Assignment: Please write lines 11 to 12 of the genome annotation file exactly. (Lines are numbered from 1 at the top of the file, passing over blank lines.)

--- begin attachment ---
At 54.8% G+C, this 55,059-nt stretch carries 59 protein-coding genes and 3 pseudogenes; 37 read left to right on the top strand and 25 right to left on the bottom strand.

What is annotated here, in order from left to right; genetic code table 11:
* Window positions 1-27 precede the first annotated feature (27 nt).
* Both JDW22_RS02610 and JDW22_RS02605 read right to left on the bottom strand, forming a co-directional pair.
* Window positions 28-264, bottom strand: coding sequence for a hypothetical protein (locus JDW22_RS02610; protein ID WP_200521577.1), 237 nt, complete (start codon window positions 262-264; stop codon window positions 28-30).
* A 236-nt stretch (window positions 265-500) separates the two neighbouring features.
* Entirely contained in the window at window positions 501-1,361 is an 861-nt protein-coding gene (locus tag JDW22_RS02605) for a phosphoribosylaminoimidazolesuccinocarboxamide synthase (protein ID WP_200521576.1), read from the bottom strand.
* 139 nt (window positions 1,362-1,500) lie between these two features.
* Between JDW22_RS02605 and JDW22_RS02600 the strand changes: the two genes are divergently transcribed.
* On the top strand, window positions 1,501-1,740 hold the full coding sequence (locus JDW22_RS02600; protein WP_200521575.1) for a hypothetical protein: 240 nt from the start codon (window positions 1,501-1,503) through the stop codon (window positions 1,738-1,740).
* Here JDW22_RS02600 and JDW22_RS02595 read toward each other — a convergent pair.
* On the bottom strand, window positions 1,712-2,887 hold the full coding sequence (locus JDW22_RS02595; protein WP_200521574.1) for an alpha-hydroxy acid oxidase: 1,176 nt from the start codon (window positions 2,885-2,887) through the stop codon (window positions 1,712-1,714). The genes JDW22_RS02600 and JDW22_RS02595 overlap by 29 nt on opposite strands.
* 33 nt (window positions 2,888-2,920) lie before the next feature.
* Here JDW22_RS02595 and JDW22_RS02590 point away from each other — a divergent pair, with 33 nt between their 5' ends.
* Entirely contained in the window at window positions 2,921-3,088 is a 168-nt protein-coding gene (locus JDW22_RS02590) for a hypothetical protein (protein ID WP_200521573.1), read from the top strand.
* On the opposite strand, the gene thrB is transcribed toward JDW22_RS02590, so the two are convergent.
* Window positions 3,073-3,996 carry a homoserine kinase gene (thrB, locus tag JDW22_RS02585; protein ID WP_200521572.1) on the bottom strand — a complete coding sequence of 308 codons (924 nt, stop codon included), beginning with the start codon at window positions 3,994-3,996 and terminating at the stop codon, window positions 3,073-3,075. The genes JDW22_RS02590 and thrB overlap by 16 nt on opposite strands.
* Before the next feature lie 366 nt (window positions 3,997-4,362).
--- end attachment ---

* Here JDW22_RS02600 and JDW22_RS02595 read toward each other — a convergent pair.
* On the bottom strand, window positions 1,712-2,887 hold the full coding sequence (locus JDW22_RS02595; protein WP_200521574.1) for an alpha-hydroxy acid oxidase: 1,176 nt from the start codon (window positions 2,885-2,887) through the stop codon (window positions 1,712-1,714). The genes JDW22_RS02600 and JDW22_RS02595 overlap by 29 nt on opposite strands.